Are you looking for a fuss free, easy going plant
to share your home or office with?

Airplants are
a great choice!!

By Rachel Gleeson
for The Village Observer June 2021

Tillandsias, commonly known as “air plants” come in lots of different shapes and sizes, grow inside very happily and are very easy to look after. Air plants can survive in low light areas and love the temperate humid weather conditions that we Sydney siders often experience! They make the perfect house mate for apartment dwellers as they do not need much room, require no soil….no mess! Tillandsias produce an assortment of striking foliage and stunning flowers. Most are quite small (around 5 to 20cm in length) and fuss free. There are over 400 varieties in existence, and range in price starting from around $10 for the more common varieties and a lot more for the rarer specimens! These plants make great collectables! The leaves of these little guys are made up of tiny scales, capable of absorbing nutrients and water from the air. Therefore, tillandsias do not need to live in soil. The few roots the plant produce are solely used for anchorage to their chosen homes, which are most commonly branches within the canopy of trees or wherever they fall. In our homes they look great in decorative vessels such as glass or shells or suspended from the ceiling/shelf in groups attached by string or fishing line.


Most air plants have strappy silver or green leaves that are formed in a rosette or round shape. Those with silver or “fuzzy” leaves occur naturally in sunny dry climates. Specimens with darker smooth glossy leaves are found in shadier situations with more rainfall, thus requiring more frequent watering. Your air plant will reward you with a stunning flower, from most commonly a palette of pink, purple and red. During or after flowering your air plant will produce on average between two and six “pups”. Sadly, your original plant will slowly die and be replaced by these growing young babies. They can be detached from the original plant when around 1/3 the size with a sharp knife.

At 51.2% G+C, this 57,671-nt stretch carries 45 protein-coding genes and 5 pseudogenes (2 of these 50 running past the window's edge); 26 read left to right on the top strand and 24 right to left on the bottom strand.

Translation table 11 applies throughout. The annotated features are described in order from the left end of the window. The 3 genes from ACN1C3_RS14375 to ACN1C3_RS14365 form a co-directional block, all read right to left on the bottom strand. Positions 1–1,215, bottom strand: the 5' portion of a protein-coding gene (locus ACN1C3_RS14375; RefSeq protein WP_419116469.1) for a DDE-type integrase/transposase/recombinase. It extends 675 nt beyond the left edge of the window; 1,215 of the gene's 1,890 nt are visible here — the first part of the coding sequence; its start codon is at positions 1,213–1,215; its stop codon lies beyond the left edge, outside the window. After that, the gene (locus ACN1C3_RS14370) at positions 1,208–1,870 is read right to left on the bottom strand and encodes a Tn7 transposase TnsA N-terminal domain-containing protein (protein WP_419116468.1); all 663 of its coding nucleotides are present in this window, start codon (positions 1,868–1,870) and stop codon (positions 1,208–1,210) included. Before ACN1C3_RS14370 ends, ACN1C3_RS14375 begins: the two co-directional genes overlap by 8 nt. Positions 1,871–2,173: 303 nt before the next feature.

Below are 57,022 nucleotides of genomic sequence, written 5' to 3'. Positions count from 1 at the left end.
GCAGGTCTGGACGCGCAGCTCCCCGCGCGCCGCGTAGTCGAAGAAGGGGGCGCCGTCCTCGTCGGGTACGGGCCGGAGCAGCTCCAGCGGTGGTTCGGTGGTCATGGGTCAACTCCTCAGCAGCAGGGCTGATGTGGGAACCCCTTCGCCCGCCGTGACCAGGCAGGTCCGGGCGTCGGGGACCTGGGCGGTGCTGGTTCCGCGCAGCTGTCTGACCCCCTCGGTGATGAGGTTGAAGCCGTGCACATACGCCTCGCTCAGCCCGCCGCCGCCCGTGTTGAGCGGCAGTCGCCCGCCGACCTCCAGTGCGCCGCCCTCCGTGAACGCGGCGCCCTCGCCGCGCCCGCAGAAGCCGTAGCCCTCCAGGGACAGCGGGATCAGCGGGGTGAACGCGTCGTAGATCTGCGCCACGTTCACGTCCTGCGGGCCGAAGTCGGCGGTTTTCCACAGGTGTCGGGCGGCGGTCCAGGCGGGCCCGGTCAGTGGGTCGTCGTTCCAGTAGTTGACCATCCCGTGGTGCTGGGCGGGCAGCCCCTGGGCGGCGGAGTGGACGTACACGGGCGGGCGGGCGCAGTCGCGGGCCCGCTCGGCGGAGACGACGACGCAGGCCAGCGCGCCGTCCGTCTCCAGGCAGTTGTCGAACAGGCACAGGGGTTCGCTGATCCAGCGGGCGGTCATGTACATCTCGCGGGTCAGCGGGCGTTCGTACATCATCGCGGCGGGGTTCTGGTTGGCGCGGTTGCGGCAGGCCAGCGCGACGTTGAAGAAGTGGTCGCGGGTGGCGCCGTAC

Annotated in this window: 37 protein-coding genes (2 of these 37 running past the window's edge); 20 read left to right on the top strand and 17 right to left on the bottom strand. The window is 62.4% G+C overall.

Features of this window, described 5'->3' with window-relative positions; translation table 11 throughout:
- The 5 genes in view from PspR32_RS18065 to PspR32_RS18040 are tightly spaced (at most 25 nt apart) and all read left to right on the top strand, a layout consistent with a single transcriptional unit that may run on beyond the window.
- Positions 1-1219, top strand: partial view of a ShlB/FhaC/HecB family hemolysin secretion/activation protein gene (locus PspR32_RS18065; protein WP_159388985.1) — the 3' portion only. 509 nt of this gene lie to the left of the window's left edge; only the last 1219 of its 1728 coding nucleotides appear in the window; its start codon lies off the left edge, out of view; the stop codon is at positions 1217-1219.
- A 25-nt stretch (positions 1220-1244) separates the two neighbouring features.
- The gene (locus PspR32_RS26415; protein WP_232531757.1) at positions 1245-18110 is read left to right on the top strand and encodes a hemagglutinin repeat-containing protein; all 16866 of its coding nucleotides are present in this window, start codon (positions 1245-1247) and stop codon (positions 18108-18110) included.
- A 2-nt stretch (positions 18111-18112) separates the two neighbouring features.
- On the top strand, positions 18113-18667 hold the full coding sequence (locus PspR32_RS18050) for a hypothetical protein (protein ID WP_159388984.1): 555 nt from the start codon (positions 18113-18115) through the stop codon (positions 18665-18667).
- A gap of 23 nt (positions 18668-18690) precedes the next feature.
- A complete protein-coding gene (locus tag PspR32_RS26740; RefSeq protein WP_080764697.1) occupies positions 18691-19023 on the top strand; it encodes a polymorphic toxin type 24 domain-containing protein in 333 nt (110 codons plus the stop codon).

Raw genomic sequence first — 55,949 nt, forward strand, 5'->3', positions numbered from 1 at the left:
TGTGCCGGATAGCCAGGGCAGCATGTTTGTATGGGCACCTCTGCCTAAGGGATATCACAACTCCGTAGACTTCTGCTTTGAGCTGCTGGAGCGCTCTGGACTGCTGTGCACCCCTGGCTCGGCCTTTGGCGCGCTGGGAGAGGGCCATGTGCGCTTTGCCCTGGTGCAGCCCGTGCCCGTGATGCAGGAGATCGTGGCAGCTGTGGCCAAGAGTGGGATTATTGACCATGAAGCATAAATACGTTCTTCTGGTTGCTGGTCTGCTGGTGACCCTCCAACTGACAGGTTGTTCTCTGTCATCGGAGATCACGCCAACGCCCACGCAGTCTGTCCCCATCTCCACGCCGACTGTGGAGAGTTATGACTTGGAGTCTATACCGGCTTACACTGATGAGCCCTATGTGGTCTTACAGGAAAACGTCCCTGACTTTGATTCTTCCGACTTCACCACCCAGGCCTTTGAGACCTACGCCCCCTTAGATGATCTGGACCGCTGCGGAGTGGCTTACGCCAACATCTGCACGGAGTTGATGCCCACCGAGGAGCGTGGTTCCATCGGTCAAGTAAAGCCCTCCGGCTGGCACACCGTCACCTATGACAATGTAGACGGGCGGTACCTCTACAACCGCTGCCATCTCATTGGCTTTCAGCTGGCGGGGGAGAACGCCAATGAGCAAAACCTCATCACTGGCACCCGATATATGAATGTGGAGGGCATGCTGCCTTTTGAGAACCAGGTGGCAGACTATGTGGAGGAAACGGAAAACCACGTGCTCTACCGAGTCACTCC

● WATERING – 3 ways to keep you air plant hydrated

● SPRAYING – Use a water sprayer to mist every day or two to replicate rainfall and create humidity.

● DUNKING – in the sink/fish tank or a bowl of water. Use this method for a quick refresh or for those with leaves that are hard to mist

● SOAKING – The easiest way to know that your air plant has had a good drink! Submerge for 1-3 hours once a week, or after a period of neglect.

In nature air plants will receive nutrients through water that has absorbed nutrients from bird/insect droppings. To replicate this fertilise use soluble orchid fertiliser diluted in your spray bottle every few months. Tillandsias require good AIR CIRCULATION. A fan or gentle breeze will help it dry off after being watered. They do not like to sit in water or be permanently damp. Avoid positions such as lidded terrariums or wet areas. If you are looking for a fuss free, easy going plant to share your home or office with. these little guys are a great choice.

happy gardening!